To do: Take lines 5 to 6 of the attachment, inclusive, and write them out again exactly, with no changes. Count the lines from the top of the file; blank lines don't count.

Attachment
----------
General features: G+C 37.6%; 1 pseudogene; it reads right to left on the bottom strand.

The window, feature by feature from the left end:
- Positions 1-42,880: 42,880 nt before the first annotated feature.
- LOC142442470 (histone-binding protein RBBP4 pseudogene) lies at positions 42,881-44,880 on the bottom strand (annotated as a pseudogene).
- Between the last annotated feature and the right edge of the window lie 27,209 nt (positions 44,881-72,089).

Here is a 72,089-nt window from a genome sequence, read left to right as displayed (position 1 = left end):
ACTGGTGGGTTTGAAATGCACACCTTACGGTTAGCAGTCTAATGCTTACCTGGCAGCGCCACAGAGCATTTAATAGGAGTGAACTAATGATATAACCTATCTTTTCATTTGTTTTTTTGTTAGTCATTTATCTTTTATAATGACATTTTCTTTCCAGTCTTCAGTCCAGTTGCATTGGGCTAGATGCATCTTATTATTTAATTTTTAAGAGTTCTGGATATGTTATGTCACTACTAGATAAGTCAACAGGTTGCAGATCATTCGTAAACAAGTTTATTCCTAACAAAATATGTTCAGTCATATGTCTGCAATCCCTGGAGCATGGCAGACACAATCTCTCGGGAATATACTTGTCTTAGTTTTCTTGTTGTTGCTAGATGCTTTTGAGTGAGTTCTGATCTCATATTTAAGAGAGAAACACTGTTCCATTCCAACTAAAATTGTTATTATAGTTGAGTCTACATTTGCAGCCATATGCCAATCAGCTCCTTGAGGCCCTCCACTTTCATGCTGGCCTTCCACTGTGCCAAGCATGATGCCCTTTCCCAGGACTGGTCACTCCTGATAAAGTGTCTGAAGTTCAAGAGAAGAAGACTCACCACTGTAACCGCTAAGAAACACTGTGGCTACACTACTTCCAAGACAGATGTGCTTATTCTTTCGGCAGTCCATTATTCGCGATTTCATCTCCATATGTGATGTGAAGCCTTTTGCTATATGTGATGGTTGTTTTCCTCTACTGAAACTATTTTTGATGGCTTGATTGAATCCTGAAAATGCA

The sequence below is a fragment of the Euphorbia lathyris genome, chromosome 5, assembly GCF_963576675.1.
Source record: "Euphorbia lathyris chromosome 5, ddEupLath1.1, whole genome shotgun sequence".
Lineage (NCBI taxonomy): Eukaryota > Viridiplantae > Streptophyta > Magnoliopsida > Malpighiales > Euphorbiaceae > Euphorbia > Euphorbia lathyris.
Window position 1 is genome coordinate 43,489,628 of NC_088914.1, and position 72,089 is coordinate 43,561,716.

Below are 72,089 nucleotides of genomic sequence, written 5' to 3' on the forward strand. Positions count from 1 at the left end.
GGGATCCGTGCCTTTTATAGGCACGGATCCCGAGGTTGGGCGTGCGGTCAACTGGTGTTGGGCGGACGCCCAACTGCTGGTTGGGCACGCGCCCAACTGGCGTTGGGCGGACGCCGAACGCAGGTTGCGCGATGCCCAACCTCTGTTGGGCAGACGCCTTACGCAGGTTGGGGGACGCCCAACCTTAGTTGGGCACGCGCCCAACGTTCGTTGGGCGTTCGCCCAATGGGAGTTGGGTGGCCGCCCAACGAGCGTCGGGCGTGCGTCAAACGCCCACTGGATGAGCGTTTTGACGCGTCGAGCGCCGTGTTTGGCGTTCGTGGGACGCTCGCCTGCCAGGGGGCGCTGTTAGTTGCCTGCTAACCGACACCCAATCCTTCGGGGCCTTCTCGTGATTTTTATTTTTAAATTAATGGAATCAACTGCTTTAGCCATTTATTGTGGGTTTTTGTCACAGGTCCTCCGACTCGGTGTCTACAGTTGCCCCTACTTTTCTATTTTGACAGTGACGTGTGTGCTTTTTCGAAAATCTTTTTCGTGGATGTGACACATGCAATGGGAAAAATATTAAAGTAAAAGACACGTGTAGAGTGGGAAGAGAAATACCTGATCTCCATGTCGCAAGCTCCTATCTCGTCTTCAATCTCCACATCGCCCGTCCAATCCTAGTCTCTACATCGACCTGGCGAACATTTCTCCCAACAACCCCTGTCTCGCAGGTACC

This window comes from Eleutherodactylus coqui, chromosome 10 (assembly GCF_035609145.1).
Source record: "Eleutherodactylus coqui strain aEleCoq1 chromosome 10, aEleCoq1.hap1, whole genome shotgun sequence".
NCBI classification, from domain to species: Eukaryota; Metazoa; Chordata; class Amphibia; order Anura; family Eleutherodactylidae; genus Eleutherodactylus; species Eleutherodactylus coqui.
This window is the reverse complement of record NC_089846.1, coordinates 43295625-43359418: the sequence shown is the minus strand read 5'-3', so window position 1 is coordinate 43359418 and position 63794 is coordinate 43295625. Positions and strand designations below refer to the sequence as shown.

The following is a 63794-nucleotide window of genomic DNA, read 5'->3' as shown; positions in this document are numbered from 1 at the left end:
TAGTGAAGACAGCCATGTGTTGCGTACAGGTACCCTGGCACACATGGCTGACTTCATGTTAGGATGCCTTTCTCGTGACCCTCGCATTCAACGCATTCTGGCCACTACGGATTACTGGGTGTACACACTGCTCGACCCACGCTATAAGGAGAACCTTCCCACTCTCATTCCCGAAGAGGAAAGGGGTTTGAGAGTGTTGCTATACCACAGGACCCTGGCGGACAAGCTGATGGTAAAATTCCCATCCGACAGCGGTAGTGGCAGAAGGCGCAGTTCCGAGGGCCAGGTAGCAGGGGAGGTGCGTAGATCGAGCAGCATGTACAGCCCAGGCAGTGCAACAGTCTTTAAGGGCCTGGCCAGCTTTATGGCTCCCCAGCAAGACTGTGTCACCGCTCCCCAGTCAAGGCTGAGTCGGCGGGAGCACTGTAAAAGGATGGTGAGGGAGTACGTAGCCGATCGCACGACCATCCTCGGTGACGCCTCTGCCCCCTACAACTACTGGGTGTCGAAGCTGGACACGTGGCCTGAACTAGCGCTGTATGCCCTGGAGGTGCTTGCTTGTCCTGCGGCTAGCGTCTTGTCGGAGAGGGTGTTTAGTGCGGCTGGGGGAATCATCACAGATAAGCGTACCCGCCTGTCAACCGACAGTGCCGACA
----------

- Between the last annotated feature and the right edge of the window lie 27,209 nt (positions 44,881-72,089).

Here is a 72,089-nt window from a genome sequence, read left to right as displayed (position 1 = left end):